EPDM rubber may be very cheap, but from the perspective of quality and longevity, it is one of the least reliable flat roofs.
It may come as a surprise to you, but the roofing industry often misleads and misinforms consumers into buying products designed to FAIL within 15 years or less.
This is happening in an effort to keep up the demand for production of new materials, as well as the demand for roof replacement (just like old-time furniture makers would put bedbugs in new mattresses).
This mass deception based on the promises of long warranties and low prices, is called “effective marketing”.
We are not the ones to judge, but we would like to shed light on what is really going on in the residential EPDM materials market.
Here are the 5 reasons NOT to install an EPDM membrane.
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1. Unprofessional Contractors = Poor Roof Installation
Many contractors praise and install the EPDM roofing system, because manufacturers that make this material do not require roofers to be certified or trained in order to purchase and install it.
Furthermore, rubber roofs are CHEAP. There are no special tools, or equipment required for installation. Some $1 paint brushes and a $15 hand-roller is all that you or a roofer would really need to get going.
EPDM is also easily accessible. Anybody can get all materials and accessories at a local home improvement store. You also don’t need to purchase very large quantities, (as you would for most other materials).
All of the above factors combined with eager cooperation on the part of distributors, promoting this roof at “special seminars”, creates a situation where poorly trained contractors put up a “rubber roofing” sticker on their trucks, and set out to get some business.
Homeowners, who are unaware of this situation, usually believe that they are dealing with qualified professional contractors. Although, these roofers may know how to shingle a roof and may even have good references, chances are that their expertise with a single ply membrane is limited, or non existent.
It is important to realize that a flat roof is a completely different “animal” and not every contractor can properly install, or repair a single ply membrane. Furthermore, there are many fly-by-night roofers who will do the install dirt cheap, and when the roof leaks you will never find them.
Here is a great example of a “Professional” flat roof installation – the membrane glued directly to asphalt shingles: EPDM material should never come in contact with asphalt-based products, and it should be installed over insulation, or fiber recovery board. This roof is leaking in 7 different places.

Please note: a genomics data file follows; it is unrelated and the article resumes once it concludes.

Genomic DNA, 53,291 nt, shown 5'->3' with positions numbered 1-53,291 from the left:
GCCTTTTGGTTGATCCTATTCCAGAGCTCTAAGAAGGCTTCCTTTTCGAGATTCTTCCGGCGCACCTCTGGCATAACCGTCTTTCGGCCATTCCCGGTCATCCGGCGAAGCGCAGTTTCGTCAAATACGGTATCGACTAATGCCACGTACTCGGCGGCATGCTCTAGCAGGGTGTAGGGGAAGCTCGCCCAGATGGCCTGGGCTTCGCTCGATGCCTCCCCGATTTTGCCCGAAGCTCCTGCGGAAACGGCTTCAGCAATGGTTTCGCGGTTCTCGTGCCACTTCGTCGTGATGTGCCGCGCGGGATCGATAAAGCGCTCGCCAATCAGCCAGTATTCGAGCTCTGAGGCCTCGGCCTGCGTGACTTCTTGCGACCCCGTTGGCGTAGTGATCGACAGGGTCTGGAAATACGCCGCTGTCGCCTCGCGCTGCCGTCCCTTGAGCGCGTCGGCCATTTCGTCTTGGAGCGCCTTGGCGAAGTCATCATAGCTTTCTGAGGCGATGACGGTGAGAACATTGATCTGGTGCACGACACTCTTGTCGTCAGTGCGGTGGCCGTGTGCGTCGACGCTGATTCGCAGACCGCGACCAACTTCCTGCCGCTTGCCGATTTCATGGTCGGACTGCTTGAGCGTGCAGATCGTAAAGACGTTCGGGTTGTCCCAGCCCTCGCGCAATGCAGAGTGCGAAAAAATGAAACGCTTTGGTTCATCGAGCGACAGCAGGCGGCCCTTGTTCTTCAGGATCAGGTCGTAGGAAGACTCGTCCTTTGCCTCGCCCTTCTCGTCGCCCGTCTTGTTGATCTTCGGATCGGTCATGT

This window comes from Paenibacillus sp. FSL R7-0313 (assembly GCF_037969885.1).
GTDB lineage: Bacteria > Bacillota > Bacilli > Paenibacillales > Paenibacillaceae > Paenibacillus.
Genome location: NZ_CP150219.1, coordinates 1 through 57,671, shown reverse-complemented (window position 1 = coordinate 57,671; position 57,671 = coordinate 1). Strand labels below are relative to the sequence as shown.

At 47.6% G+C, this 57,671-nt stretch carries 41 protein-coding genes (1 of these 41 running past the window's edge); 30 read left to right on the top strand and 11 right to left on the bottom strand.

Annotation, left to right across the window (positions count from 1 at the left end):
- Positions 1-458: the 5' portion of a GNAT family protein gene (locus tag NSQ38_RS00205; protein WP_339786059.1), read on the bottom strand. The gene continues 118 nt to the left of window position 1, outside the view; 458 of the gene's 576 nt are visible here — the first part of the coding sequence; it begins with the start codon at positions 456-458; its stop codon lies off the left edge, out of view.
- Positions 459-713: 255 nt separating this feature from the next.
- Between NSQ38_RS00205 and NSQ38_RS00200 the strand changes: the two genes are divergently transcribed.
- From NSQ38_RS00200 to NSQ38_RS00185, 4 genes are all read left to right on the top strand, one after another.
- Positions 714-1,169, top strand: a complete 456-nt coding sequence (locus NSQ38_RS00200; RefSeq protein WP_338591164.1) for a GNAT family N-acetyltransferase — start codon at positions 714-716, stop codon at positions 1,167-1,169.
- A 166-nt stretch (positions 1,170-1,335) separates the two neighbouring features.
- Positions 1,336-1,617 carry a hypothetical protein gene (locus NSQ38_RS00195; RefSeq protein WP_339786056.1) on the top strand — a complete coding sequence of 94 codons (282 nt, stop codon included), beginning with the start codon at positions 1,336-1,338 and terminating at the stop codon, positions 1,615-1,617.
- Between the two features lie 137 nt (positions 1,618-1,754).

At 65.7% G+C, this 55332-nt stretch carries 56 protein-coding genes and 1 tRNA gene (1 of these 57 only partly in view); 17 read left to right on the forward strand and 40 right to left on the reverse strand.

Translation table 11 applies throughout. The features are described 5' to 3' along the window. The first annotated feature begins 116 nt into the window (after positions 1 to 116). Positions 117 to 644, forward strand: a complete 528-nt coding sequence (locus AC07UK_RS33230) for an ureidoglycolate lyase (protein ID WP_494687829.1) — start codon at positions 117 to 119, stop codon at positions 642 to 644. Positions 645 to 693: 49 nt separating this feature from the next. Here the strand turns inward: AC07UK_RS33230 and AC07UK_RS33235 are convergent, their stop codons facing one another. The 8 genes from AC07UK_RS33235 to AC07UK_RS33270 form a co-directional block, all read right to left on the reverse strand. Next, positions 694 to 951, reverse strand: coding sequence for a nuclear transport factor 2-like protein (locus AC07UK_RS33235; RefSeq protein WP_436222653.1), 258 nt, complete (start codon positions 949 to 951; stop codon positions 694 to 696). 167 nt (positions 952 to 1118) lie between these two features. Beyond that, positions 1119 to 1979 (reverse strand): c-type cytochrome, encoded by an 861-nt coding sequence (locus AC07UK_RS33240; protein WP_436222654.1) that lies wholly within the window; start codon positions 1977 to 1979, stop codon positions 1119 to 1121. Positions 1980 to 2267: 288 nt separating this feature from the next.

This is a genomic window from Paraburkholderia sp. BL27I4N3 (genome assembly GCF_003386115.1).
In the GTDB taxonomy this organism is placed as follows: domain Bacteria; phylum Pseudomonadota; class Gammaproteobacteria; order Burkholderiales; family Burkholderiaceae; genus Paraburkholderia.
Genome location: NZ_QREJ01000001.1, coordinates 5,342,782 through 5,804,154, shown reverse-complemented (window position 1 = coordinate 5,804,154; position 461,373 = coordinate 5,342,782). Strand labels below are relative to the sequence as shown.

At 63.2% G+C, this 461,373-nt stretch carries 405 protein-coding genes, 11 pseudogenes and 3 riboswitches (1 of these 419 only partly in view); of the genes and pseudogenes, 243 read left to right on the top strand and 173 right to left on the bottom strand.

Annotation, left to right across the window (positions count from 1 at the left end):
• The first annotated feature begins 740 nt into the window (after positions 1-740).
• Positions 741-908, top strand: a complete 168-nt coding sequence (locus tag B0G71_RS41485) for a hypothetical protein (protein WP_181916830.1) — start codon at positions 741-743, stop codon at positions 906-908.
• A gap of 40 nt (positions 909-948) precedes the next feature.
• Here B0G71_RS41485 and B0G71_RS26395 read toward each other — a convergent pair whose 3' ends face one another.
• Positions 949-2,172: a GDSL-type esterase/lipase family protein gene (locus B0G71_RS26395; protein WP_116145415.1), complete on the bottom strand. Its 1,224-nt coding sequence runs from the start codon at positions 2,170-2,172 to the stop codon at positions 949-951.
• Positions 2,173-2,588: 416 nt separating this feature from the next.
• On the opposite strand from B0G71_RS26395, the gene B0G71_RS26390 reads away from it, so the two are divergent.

2. Seams Failure = Leaks
Here is an industry fact that most homeowners don’t know – even when a rubber roof is installed correctly, it will most likely still leak. This is because it is designed to have seams that are glued together, effectively keeping it watertight.
Over time, even the best glue dries up and fails in 7-10 years or sooner, allowing the seams to come apart. At that point, the roof is left completely vulnerable to water infiltration.
The worst part – this is an unavoidable systemic problem with the design of this roof. The best you can do is prolong the period before the seams fail. But, they will eventually fail, nonetheless.
This is why if you want to avoid recurring leaks, it is best to install a seamless single-ply membrane, such as PVC or TPO.
3. Rubber Will Inevitably Shrink = Leaks
Another inherent design problem is that after a few years, this roof membrane simply begins to shrink, slowly pulling away from parapet walls, flashings, corners, drains and other areas. At that point, leaks start penetrating these weak points. Shrinkage is a particularly serious problem on a larger size roof.
4. Requires Regular Maintenance
If your flat roofing membrane was installed correctly, you will still need to perform regular maintenance to avoid leaks and get the maximum service life. Because the seams can start to come apart, they need to be inspected at least once a year to ensure they are in tact, and speedily repaired, if any problems are detected.
Such an inspection can cost around $300-550, depending on where you live.
After about 5-7 years, you will have to reseam your roof by installing a 6-12 inch wide EPDM cover tape over the old seams to make sure they don’t leak for the next few years.
This update will cost you about $10-15/linear foot, so if you have a few hundred feet of seams, the total cost will be several thousand dollars, making it a very expensive maintenance program.
If your rubber roof develops small leaks, hiring a contractor will cost you $400 or more. Alternatively, you can do the repair yourself using a DIY Repair Kit, like this.
5. NOT An Environmentally-Friendly Material
If you care about the environmental footprint left by the materials you use in your home improvement endeavors, you would want to stay away from EPDM roofs.
Rubber is considered one of the least eco-friendly materials in the industry. It is manufactured primarily from oil-based byproducts, such as ethylene, propylene and others. Thus, it requires heavy energy consumption during the production phase, supports our country’s dependence on oil and increases green house gas emissions.
Black color membranes (most common and cheapest) are not energy-efficient, because they attract UV radiation from the sun and raise the ambient temperature inside the house. This means that you will spend more on your cooling costs during the summer months. Poor energy efficiency will be most pronounced in regions with hot, sunny weather, year round.
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